The German government said it had avoided the worst-case scenario of an economic recession after falling into an energy crisis. However, Germany is still facing many challenges in its recovery efforts because it is unable to stabilise the supply nor the volatile energy prices, posing potential risks to Europe's leading economy.

Germany is mainly dependent on gas imports from Russia, so the gas war between Russia and the West has greatly affected the German economy. In the context that Russia, the largest gas exporter to the European Union (EU), shut down its pipelines in September 2022, Germany has been trying to find alternative suppliers.

Like many other European countries, Germany has worked hard to build infrastructure to import liquefied natural gas (LNG). In December 2022, the country inaugurated its first LNG receiving facility at the port of Wilhelmshaven. Although gas prices may rise again, Germany is temporarily relieved that gas reserves are increased and LNG supply is more abundant.

Vice Chancellor and Federal Minister for Economic Affairs and Climate Action Robert Habeck said that since Russia cut off gas supplies to the old continent, Germany has been struggling to find alternative sources. Norway and the US have become new sources of German energy, albeit at higher prices.

According to Vice Chancellor Robert Habeck, Germany has so far avoided the worst-case scenario that threatens to happen this summer, which is an economic recession and the collapse of German industry. He is also optimistic that Germany's gas reserves are still more than 90% full and will last through the winter, while energy prices in the country are also gradually falling.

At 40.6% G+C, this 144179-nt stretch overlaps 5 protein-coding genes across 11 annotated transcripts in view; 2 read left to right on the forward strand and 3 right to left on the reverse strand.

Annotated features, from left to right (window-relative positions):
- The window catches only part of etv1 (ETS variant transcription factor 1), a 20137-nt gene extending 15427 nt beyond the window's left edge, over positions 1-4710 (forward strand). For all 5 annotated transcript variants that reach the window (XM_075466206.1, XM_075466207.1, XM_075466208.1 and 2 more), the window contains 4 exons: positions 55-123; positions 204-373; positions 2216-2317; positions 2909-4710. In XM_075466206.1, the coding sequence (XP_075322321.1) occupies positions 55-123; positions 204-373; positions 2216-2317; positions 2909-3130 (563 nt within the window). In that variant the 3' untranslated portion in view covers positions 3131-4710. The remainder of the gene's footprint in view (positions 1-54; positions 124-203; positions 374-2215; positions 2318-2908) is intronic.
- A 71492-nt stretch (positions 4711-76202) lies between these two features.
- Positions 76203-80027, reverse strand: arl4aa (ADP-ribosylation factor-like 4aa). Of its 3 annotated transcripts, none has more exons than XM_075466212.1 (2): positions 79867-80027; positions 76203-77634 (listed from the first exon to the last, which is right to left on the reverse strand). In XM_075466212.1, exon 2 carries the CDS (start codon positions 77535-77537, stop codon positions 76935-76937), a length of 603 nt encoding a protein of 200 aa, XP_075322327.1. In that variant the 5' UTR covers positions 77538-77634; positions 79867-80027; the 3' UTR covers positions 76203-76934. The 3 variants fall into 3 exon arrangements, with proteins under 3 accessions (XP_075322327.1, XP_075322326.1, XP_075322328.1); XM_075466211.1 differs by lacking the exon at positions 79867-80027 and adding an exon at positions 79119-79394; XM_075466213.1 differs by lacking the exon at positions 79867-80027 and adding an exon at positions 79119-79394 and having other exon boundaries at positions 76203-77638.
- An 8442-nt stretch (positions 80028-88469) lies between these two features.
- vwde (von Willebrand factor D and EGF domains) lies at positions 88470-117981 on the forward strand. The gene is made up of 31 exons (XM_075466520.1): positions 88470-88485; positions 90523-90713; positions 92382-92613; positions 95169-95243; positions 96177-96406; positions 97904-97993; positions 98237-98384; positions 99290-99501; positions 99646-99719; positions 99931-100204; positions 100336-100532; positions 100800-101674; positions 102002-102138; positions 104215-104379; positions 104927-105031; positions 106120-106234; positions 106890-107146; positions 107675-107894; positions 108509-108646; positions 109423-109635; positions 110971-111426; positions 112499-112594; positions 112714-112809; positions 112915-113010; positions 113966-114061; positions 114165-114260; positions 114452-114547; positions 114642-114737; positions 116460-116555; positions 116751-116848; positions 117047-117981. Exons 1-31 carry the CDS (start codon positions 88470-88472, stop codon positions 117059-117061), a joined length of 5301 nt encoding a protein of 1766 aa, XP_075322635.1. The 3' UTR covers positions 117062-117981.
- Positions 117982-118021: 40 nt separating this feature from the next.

A report by the German Federal Statistical Office (Destatis) has just released that, based on changes in the consumer price index (CPI), German inflation fell to 8.6% in December 2022, but inflation in 2022 may be at a record high of 7.9%. Although still at a high level, inflation in December 2022 marked a significant improvement from the 10% recorded in November2022 and 10.4% in October 2022, the time when inflation was estimated at a record high in the past 70 years.

According to Monika Schnitzer, a member of the German Council of Economic Experts, it may not be until 2024 that inflation will be back under control. The Munich-based Institute for Economic Research (Ifo) forecasts that the overall inflation of Europe’s leading economy in 2023 will fall to 6.4%, lower than the estimate of 7.8% in 2022. The German government predicts the economy will grow by 1.4% this year and shrink by 0.4% in 2023.

With high inflation, the German economy will continue to be gloomy. According to economists, energy prices will not fall back to pre-crisis levels in the near future and this will pose risks to the German economic outlook in 2023. Energy-intensive companies risk falling into a precarious situation.

German growth will remain restrained until 2024, with weakening global demand for goods hitting Germany's export-dependent economy. Rising energy prices and consumer anxiety cast a shadow on the outlook for 2023. However, in a survey, German companies have predicted that Germany's recession in 2023 will be only moderately light, despite "headwinds" from the energy crisis, raw material shortages and a bleak global economy.

According to President of the Federation of German Industries (BDI) Siegfried Russwurm, economic activities in the last quarter of 2022 and early 2023 are likely to decline, but only slightly. There are many signs that the German economy is resilient to the effects of the recession caused by Russia's shutdown of gas supplies. According to the German Chamber of Commerce and Industry (DIHK), there are signs that disruptions in the supply chain have subsided. The cost of transporting goods through containers is gradually stabilising, while congestion at international ports is being removed.

Although there are still many difficulties ahead, the inflation-lowering indicators and the German Government's efforts to stabilise the energy supply provide hope for a more prosperous German economy in the New Year.

Source: Nhan Dan Newspaper